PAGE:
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Paulina

Update on Paulina

The member, Pauline, buys and sells dried grain such as broad beans, kidney beans, different kinds of corn, peas, barley, wheat and other cereals. The member also sells corn for sowing. On this occasion, the member would like to invest the loan in the purchase of corn which she will sell for sowing, and also dried cereals and grains which she will sell at her stand. The member wants to continue to develop economically in order to provide her children with a good quality of life. With the income achieved from her sales, the member has bought her own small plot of land and built her home with her spouse. The member wants to invest the loan in the purchase of corn and grain to improve her business.
View original language description ↓
La socia Paulina compra y vende granos secos como habas, frejoles, maíz de variedades, arbejas, cebada, trigo, y otros cereales tambien; la socia tambien vende maíz para la siembra, en esta ocasion la socia desea invertir el prestamo en la compra de maíz para vender para la siembra y comprar cereales y granos secos para vender en su stand. La socia desea seguir creciendo economicamente para dar a sus hijos calidad de vida; la socia con el ingreso de sus ventas ha ido comprando su terrenito y construyendo junto a sus conyugue su vivienda. La socia desea invertir el prestamo para comprar maiz y granos para incrementar us negocio.

Previous Loan Details

Paulina, 37, is a member of the “Señor de Tayancani” communal bank. She lives in Ocongate District in Quispicanchis Province, Cusco Department. She is married and has six children. She alternates her daily chores with being a dry grain merchant. She buys various strains of corn at wholesale... More from Paulina's previous loan »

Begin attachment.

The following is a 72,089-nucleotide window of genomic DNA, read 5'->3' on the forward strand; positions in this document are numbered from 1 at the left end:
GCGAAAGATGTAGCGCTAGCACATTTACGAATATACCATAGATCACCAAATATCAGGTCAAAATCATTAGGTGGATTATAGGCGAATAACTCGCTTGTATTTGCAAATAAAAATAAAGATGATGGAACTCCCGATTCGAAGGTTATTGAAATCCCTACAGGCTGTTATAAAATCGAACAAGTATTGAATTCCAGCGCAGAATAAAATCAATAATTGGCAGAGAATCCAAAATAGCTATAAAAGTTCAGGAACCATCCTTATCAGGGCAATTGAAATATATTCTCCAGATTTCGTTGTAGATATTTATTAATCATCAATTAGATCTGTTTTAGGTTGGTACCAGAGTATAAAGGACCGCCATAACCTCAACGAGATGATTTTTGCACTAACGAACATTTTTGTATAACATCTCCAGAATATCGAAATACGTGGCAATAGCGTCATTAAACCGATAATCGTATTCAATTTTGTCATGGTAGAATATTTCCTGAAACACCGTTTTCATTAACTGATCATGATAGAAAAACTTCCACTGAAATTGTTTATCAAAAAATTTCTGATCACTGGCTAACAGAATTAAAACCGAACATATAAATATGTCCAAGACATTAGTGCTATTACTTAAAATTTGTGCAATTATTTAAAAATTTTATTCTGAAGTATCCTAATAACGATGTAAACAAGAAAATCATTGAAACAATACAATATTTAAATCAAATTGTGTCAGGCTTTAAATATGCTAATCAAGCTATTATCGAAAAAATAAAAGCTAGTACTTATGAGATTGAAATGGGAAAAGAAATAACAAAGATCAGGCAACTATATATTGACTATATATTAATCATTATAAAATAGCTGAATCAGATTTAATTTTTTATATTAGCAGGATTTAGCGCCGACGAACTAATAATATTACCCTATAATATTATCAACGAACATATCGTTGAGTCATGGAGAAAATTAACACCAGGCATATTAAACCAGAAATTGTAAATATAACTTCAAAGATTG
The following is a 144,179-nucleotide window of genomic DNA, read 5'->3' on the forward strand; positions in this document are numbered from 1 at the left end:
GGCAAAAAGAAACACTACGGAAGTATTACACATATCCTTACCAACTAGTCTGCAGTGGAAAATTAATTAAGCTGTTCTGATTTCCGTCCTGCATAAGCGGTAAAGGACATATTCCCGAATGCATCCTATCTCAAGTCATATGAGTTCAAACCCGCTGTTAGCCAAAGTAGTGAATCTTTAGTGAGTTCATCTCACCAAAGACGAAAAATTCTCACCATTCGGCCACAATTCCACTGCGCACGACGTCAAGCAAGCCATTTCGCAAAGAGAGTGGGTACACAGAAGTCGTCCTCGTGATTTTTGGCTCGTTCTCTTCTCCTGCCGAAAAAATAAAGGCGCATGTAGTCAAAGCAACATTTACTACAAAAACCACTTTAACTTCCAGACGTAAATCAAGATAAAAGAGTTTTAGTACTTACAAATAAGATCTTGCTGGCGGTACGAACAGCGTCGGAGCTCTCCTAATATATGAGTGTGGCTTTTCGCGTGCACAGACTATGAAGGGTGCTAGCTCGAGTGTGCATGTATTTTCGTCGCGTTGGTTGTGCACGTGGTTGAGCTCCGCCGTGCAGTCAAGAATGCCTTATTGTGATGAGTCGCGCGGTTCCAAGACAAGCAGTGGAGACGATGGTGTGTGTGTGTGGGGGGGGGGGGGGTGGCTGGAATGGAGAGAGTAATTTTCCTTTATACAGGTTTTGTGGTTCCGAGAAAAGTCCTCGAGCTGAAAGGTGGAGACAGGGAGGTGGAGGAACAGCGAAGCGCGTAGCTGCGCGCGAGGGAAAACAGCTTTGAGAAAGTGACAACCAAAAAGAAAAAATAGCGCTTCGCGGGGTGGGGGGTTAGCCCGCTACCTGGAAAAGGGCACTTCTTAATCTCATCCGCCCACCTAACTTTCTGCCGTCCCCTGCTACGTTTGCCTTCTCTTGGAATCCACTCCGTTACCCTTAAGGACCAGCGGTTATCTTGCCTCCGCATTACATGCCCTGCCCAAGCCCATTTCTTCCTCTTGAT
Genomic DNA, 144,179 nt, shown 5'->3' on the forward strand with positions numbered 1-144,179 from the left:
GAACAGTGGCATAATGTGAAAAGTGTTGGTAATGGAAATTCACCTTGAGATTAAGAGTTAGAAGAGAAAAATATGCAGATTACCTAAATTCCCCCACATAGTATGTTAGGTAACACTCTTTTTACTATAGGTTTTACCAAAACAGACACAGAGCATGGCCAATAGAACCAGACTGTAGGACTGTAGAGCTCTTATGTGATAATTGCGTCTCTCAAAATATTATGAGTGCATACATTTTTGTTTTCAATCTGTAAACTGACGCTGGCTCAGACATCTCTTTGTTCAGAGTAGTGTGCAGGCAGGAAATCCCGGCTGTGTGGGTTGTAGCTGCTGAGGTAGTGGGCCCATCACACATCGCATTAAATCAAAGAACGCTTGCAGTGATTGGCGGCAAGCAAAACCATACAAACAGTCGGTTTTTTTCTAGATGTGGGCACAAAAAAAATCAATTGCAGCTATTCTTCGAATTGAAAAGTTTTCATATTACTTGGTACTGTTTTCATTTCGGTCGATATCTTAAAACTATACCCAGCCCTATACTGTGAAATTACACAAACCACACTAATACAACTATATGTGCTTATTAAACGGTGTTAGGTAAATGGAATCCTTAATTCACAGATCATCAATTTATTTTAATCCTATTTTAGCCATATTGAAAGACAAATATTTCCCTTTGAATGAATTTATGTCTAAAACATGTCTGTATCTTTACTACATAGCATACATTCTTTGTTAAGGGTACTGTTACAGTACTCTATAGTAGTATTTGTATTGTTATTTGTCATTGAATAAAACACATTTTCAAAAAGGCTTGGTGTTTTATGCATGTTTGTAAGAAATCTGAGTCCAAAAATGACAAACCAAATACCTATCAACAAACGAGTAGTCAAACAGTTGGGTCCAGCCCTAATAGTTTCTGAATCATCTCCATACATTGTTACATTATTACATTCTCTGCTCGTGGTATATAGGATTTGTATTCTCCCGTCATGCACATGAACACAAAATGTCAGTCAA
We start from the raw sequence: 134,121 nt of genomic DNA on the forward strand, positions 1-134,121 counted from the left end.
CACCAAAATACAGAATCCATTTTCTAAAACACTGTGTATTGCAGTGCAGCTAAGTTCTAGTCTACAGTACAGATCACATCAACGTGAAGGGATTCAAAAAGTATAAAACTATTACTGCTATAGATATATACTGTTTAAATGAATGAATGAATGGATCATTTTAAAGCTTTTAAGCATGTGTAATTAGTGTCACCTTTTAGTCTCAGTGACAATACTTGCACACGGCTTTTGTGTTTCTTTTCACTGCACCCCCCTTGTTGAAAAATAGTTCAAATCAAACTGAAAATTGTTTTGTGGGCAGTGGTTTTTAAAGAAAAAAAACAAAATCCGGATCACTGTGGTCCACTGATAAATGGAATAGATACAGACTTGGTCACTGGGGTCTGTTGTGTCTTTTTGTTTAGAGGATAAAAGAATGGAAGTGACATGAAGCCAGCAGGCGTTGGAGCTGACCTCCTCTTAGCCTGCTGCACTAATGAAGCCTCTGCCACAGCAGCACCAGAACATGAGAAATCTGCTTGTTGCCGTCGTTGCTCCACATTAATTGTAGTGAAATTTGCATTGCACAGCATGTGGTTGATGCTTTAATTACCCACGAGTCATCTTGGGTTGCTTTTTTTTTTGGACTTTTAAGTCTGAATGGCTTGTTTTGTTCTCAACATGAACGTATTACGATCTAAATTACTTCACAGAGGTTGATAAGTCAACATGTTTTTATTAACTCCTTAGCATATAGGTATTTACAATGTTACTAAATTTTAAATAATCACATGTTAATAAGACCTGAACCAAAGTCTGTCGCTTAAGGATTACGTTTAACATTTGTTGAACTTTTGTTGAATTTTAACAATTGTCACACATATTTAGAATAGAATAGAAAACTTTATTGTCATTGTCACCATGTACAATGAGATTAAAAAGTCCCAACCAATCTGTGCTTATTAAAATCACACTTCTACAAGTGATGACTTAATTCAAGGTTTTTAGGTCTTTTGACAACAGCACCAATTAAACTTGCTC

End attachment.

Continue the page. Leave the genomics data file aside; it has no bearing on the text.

Additional Information

Important Information

About Asociación Arariwa
Asociación Arariwa is a large non-governmental organization that started offering microcredit in 1994 to improve the quality of life, skills and equity of the population in the rural Cusco region of Peru. Arariwa serves the southern Andean provinces of Peru, and is distinguished by its efforts to reach the very poor, who often live in isolated rural areas. Arariwa fosters village banking, supports savings accounts, promotes access to education, and empowers women entrepreneurs (who make up 78% of its borrowers).

Concurrent and Successive Loans

Our Field Partners often work with borrowers over a series of loans as the borrowers build credit, take out bigger loans, and expand their businesses. In order to make it easier for our Field Partners to post loans for borrowers who have been listed on Kiva before, we allow them to post successive and concurrent loans for their Kiva borrowers. This means that our Field Partners are able to post a borrower's second, third, etc., loan on Kiva without having to re-enter all of the borrower's information.

This borrower has been listed on Kiva before, so you'll see an updated loan description, as well as excerpts of the original descriptions from earlier loans. Most borrowers take out loans consecutively, meaning that they receive a second loan after having repaid the first. However, sometimes our Field Partners give out concurrent loans, allowing borrowers to take out one primary loan and a secondary "add-on" loan along with it. These "add-on" loans are typically smaller than the borrower's primary loan and serve a different purpose. Because Field Partners can now post loans as successive and concurrent loans, you will be able to track borrower progress over time and see the various ways a borrower is working with our Field Partners through funds from Kiva’s lenders.

About Peru

  • $12,000
    Average annual income
  • 101
    View loans »
    Peru Loans Fundraising
  • $58,002,425
    Funds lent in using Kiva
  • 2.7
    Peru Nuevos Soles (PEN) = $1 USD

Success!! The loan was 100% repaid

A loan of $375 helped Paulina to buy corn and grain to improve her business.
100% repaid
Repayment Term
8 months (Additional Information)
Repayment Schedule
Monthly
Pre-Disbursed:
Nov 18, 2011
Listed
Nov 23, 2011
Currency Exchange Loss:
Covered
Ended:
Jun 15, 2012